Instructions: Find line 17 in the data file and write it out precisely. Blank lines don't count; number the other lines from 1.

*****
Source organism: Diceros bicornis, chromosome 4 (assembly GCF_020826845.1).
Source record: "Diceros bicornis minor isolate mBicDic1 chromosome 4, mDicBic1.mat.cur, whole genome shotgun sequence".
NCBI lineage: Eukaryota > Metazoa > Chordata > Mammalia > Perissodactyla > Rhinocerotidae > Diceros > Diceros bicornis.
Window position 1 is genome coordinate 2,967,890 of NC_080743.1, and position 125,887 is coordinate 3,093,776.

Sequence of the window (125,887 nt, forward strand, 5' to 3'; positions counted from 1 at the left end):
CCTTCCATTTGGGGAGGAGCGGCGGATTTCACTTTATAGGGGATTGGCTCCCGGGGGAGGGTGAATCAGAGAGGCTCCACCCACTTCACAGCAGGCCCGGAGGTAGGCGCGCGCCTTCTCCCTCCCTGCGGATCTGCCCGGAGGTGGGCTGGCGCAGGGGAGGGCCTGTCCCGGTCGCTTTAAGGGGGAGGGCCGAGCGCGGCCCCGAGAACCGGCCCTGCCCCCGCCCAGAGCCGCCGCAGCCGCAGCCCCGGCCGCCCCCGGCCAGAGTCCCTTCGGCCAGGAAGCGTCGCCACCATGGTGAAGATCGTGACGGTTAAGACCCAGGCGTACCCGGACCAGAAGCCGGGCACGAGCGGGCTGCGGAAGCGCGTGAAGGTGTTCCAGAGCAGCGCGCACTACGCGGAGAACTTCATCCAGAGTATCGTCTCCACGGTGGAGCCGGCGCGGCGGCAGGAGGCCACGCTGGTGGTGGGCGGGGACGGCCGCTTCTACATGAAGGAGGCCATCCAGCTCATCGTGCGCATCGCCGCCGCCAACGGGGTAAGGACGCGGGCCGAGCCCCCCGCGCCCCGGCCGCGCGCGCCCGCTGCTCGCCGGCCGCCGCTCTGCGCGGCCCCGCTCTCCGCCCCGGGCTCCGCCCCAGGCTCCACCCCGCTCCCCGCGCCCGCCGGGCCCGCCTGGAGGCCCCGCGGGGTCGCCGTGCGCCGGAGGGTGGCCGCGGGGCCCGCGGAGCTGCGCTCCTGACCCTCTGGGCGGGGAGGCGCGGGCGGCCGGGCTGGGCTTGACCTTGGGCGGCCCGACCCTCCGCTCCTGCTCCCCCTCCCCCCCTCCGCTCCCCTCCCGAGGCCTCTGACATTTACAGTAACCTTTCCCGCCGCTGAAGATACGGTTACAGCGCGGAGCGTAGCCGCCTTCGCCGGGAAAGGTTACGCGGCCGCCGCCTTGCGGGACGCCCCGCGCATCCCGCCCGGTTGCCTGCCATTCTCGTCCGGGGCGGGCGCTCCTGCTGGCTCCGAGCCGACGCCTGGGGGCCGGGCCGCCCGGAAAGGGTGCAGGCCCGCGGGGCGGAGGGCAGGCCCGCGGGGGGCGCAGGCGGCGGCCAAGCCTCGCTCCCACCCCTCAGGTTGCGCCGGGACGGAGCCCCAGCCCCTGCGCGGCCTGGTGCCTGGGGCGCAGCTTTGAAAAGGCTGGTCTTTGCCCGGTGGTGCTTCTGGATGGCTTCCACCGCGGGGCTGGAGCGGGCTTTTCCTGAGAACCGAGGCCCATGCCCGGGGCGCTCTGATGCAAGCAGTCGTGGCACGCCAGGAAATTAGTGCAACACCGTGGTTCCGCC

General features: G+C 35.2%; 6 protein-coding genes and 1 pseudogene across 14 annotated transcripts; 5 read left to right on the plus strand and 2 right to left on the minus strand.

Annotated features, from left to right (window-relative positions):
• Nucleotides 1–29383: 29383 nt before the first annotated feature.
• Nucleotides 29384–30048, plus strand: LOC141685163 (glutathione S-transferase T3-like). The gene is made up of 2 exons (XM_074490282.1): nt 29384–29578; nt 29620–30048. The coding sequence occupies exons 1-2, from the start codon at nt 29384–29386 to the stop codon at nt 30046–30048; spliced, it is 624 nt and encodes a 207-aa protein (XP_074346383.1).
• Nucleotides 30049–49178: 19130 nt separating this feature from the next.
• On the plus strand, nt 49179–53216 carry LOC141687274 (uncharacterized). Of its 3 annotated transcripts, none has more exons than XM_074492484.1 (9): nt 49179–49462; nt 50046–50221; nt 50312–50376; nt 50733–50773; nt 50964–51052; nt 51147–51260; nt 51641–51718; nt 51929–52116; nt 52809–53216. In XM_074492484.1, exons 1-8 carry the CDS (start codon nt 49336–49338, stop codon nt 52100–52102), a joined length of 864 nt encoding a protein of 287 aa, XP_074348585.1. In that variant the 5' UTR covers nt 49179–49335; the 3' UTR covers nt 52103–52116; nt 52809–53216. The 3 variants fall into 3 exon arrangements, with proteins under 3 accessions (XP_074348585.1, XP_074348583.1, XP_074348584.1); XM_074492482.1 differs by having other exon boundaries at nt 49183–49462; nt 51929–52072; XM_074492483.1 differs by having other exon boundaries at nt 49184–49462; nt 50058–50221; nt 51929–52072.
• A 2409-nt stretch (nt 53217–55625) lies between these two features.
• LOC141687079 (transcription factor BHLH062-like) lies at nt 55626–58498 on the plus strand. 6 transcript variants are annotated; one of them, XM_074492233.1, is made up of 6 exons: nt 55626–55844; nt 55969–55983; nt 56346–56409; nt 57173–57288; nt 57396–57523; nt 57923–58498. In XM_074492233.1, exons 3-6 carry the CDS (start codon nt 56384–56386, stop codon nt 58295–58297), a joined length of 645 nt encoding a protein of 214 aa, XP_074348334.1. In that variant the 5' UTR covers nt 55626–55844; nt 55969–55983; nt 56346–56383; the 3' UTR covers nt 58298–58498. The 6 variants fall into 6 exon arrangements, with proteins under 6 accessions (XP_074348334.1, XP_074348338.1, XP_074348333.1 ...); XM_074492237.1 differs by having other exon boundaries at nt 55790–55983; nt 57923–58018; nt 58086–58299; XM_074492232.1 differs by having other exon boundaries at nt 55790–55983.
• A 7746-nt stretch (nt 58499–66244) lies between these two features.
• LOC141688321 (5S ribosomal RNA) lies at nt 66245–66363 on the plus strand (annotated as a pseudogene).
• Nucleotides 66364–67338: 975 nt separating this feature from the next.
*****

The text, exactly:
• Nucleotides 66364–67338: 975 nt separating this feature from the next.